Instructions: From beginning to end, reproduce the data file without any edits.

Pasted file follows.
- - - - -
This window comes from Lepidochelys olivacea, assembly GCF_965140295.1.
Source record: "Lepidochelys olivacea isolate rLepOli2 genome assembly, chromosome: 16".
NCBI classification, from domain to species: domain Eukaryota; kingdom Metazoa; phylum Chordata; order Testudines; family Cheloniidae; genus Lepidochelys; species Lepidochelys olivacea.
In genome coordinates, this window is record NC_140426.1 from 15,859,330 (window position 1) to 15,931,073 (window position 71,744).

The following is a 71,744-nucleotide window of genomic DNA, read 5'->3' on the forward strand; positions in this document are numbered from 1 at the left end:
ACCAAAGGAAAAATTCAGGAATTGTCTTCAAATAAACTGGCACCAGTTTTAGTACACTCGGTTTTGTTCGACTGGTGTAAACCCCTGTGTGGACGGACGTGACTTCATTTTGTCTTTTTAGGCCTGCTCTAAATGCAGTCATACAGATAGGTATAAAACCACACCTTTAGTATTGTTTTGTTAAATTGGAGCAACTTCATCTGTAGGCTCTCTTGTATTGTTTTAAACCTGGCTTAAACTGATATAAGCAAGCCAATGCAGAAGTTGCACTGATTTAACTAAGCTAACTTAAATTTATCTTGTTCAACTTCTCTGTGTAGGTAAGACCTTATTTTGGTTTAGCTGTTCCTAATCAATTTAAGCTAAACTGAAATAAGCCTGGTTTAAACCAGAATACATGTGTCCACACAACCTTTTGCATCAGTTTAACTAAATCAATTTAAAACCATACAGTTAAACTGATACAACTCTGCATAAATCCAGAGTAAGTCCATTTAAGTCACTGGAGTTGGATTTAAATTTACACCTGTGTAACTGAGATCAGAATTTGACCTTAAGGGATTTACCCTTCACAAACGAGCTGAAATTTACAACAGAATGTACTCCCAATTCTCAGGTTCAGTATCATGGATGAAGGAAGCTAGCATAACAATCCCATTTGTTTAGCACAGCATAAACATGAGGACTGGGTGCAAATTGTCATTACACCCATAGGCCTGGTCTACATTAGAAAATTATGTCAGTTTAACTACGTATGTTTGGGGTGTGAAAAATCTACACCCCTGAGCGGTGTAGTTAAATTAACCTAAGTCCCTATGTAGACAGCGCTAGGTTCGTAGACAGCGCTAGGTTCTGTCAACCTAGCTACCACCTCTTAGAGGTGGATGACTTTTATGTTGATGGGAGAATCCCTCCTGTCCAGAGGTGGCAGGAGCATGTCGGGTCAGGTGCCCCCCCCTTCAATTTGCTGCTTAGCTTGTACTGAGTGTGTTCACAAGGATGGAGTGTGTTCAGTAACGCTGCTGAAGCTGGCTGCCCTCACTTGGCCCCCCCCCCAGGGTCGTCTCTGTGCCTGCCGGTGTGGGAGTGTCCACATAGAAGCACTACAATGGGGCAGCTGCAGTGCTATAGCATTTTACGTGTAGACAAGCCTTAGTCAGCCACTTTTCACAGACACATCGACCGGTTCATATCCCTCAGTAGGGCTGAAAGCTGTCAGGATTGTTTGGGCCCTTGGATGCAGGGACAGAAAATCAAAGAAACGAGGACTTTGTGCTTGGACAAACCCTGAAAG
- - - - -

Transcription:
This window comes from Lepidochelys olivacea, assembly GCF_965140295.1.
Source record: "Lepidochelys olivacea isolate rLepOli2 genome assembly, chromosome: 16".
NCBI classification, from domain to species: domain Eukaryota; kingdom Metazoa; phylum Chordata; order Testudines; family Cheloniidae; genus Lepidochelys; species Lepidochelys olivacea.
In genome coordinates, this window is record NC_140426.1 from 15,859,330 (window position 1) to 15,931,073 (window position 71,744).

The following is a 71,744-nucleotide window of genomic DNA, read 5'->3' on the forward strand; positions in this document are numbered from 1 at the left end:
ACCAAAGGAAAAATTCAGGAATTGTCTTCAAATAAACTGGCACCAGTTTTAGTACACTCGGTTTTGTTCGACTGGTGTAAACCCCTGTGTGGACGGACGTGACTTCATTTTGTCTTTTTAGGCCTGCTCTAAATGCAGTCATACAGATAGGTATAAAACCACACCTTTAGTATTGTTTTGTTAAATTGGAGCAACTTCATCTGTAGGCTCTCTTGTATTGTTTTAAACCTGGCTTAAACTGATATAAGCAAGCCAATGCAGAAGTTGCACTGATTTAACTAAGCTAACTTAAATTTATCTTGTTCAACTTCTCTGTGTAGGTAAGACCTTATTTTGGTTTAGCTGTTCCTAATCAATTTAAGCTAAACTGAAATAAGCCTGGTTTAAACCAGAATACATGTGTCCACACAACCTTTTGCATCAGTTTAACTAAATCAATTTAAAACCATACAGTTAAACTGATACAACTCTGCATAAATCCAGAGTAAGTCCATTTAAGTCACTGGAGTTGGATTTAAATTTACACCTGTGTAACTGAGATCAGAATTTGACCTTAAGGGATTTACCCTTCACAAACGAGCTGAAATTTACAACAGAATGTACTCCCAATTCTCAGGTTCAGTATCATGGATGAAGGAAGCTAGCATAACAATCCCATTTGTTTAGCACAGCATAAACATGAGGACTGGGTGCAAATTGTCATTACACCCATAGGCCTGGTCTACATTAGAAAATTATGTCAGTTTAACTACGTATGTTTGGGGTGTGAAAAATCTACACCCCTGAGCGGTGTAGTTAAATTAACCTAAGTCCCTATGTAGACAGCGCTAGGTTCGTAGACAGCGCTAGGTTCTGTCAACCTAGCTACCACCTCTTAGAGGTGGATGACTTTTATGTTGATGGGAGAATCCCTCCTGTCCAGAGGTGGCAGGAGCATGTCGGGTCAGGTGCCCCCCCCTTCAATTTGCTGCTTAGCTTGTACTGAGTGTGTTCACAAGGATGGAGTGTGTTCAGTAACGCTGCTGAAGCTGGCTGCCCTCACTTGGCCCCCCCCCCAGGGTCGTCTCTGTGCCTGCCGGTGTGGGAGTGTCCACATAGAAGCACTACAATGGGGCAGCTGCAGTGCTATAGCATTTTACGTGTAGACAAGCCTTAGTCAGCCACTTTTCACAGACACATCGACCGGTTCATATCCCTCAGTAGGGCTGAAAGCTGTCAGGATTGTTTGGGCCCTTGGATGCAGGGACAGAAAATCAAAGAAACGAGGACTTTGTGCTTGGACAAACCCTGAAAG